PITTSBURGH (AP) — A company that supplies the steel industry has pleaded guilty to smuggling Chinese-made graphite electrodes into the United States.
An attorney for Ameri-Source International Inc. entered the plea on Monday before a federal judge, who immediately fined the company $250,000.
The fine is in addition to more than $2.1 million in restitution the company paid the government for importing the electrodes but lying about their size to avoid anti-dumping duties imposed by the U.S. Department of Commerce. The government sued the company in 2013 and settled that case last week when the company paid $3 million, which included the restitution but not the criminal fine imposed Monday.
According to the criminal charges, the company imported the electrodes, which are used to power electric arc steel furnaces, but lied about their size in April and June 2011 on shipments from Dalian, China.
The federal government charges a duty of nearly 160 percent on electrodes that are less than 16 inches in diameter to stop Chinese companies from dumping cheap smaller electrodes on the market.
Ameri-Source International, based in Bethel Park, just south of Pittsburgh, was falsely claiming the electrodes it imported were larger to avoid paying the duty, according to the criminal charges. There is no duty imposed on the larger electrodes.
The smuggling charges each carried up to a $500,000 fine and probation of one to five years. Under federal law, a company can be placed on probation and subject to additional sanctions if it violates the law again while on probation. But U.S. District Judge Joy Flowers Conti opted not to impose probation after defense attorney Tom Farrell told her the company was no longer in business.
During the hearing, Farrell had also told the judge that the civil settlement and criminal fine would punish Ameri-Source but enable the company to continue doing business. Asked about the apparent discrepancy after the hearing, Farrell said only that the business has continued under the name Ameri-Source Specialty Products.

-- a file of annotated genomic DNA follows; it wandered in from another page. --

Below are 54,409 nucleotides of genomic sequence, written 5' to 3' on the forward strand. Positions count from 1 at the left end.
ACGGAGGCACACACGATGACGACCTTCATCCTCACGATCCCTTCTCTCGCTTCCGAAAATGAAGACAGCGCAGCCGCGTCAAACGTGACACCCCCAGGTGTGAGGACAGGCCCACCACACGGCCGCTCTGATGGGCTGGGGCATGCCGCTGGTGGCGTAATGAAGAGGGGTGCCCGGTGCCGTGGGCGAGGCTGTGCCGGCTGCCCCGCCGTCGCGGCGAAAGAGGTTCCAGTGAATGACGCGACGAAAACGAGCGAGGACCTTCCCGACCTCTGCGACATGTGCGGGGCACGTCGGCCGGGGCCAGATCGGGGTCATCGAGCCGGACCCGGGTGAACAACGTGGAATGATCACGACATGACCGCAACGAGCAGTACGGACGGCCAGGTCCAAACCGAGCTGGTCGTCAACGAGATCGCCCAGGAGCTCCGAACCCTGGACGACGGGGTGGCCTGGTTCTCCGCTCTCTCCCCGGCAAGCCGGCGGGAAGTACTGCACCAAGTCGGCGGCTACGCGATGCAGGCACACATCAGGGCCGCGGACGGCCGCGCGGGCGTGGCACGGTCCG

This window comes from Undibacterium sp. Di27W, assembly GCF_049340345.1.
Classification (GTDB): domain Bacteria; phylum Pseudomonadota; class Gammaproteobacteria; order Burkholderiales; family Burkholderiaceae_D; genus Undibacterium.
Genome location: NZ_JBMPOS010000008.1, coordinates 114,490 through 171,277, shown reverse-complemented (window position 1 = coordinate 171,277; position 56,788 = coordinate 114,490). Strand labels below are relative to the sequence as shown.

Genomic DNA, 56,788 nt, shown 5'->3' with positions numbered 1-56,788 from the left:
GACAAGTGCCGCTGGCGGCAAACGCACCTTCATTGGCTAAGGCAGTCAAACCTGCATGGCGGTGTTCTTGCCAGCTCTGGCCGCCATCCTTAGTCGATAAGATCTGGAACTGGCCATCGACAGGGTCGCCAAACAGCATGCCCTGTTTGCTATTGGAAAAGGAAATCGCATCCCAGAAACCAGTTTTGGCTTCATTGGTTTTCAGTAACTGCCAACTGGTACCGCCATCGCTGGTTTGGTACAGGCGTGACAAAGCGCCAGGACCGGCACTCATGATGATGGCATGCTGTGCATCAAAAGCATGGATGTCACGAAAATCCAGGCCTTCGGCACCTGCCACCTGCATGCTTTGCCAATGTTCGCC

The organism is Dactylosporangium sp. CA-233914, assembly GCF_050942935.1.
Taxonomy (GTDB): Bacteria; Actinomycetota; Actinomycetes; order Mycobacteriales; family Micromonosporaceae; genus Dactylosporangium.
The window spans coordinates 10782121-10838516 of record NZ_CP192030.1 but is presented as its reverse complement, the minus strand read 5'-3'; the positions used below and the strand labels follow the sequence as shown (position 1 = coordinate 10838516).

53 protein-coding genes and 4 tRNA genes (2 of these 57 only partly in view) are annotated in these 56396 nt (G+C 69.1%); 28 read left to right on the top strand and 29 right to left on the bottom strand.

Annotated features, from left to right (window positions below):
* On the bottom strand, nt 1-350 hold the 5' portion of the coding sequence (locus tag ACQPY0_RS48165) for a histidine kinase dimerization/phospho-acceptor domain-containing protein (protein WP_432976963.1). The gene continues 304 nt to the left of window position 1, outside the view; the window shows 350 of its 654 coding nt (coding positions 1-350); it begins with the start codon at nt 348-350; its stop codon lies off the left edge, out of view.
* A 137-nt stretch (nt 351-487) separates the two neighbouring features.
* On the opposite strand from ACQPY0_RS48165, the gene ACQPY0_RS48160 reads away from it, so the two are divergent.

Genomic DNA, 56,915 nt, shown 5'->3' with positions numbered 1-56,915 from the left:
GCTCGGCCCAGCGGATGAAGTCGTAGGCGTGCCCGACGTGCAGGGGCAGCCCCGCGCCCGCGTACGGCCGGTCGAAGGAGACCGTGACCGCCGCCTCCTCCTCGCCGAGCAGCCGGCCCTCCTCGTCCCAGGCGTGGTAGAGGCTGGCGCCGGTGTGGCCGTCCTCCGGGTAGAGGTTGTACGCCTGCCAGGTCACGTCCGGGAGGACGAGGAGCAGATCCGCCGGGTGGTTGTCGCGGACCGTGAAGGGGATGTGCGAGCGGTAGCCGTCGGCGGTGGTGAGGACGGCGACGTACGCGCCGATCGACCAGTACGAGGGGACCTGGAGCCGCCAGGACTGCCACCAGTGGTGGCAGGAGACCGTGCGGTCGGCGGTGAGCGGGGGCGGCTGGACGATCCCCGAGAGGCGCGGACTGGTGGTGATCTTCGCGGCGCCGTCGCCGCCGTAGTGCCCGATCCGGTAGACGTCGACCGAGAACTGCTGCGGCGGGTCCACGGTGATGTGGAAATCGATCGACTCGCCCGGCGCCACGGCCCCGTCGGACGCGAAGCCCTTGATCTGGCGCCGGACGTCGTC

The company's owner, Ajay Goel, declined to comment on the criminal case.
Assistant U.S. Attorney Leo Dillon told the judge that the smaller electrodes are used to keep melted scrap steel in its molten state. That process consumes the electrodes, so companies that recycle the molten steel are continually buying additional smaller electrodes, Dillon said.
The U.S. Department of Commerce issued an anti-dumping order after investigating claims filed in 2008 by two American companies, Superior Graphite Co., of Chicago, and SGL Carbon LLC, of Charlotte, North Carolina. The U.S. International Trade Administration investigated, and the Department of Commerce determined Chinese exporters were selling the smaller graphite electrodes at 133 percent to 159 percent less than normal value.
As a result, the government imposed a 159.64 percent duty on the smaller graphite electrodes to discourage American companies from buying the Chinese products.
Ameri-Source International dodged the duties on about $1.4 million worth of graphite electrodes it bought between December 2009 and March 2012. The restitution the company paid was based on anti-dumping duties it should have paid, Dillon said.